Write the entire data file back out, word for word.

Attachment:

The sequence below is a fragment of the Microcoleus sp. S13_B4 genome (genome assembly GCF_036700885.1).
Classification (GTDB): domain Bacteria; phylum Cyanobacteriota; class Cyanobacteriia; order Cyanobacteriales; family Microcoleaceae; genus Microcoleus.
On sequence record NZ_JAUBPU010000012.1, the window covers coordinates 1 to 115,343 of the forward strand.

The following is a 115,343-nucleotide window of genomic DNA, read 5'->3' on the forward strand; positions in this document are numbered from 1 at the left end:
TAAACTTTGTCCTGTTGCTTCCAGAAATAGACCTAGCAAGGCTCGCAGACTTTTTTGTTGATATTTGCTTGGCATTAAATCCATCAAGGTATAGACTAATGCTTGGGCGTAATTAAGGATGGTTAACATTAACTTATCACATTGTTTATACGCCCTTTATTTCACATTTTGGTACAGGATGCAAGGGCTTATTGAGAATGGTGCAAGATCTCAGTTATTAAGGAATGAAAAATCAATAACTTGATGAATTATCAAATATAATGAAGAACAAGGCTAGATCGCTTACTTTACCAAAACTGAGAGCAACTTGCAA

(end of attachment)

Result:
The sequence below is a fragment of the Microcoleus sp. S13_B4 genome (genome assembly GCF_036700885.1).
Classification (GTDB): domain Bacteria; phylum Cyanobacteriota; class Cyanobacteriia; order Cyanobacteriales; family Microcoleaceae; genus Microcoleus.
On sequence record NZ_JAUBPU010000012.1, the window covers coordinates 1 to 115,343 of the forward strand.

The following is a 115,343-nucleotide window of genomic DNA, read 5'->3' on the forward strand; positions in this document are numbered from 1 at the left end:
TAAACTTTGTCCTGTTGCTTCCAGAAATAGACCTAGCAAGGCTCGCAGACTTTTTTGTTGATATTTGCTTGGCATTAAATCCATCAAGGTATAGACTAATGCTTGGGCGTAATTAAGGATGGTTAACATTAACTTATCACATTGTTTATACGCCCTTTATTTCACATTTTGGTACAGGATGCAAGGGCTTATTGAGAATGGTGCAAGATCTCAGTTATTAAGGAATGAAAAATCAATAACTTGATGAATTATCAAATATAATGAAGAACAAGGCTAGATCGCTTACTTTACCAAAACTGAGAGCAACTTGCAA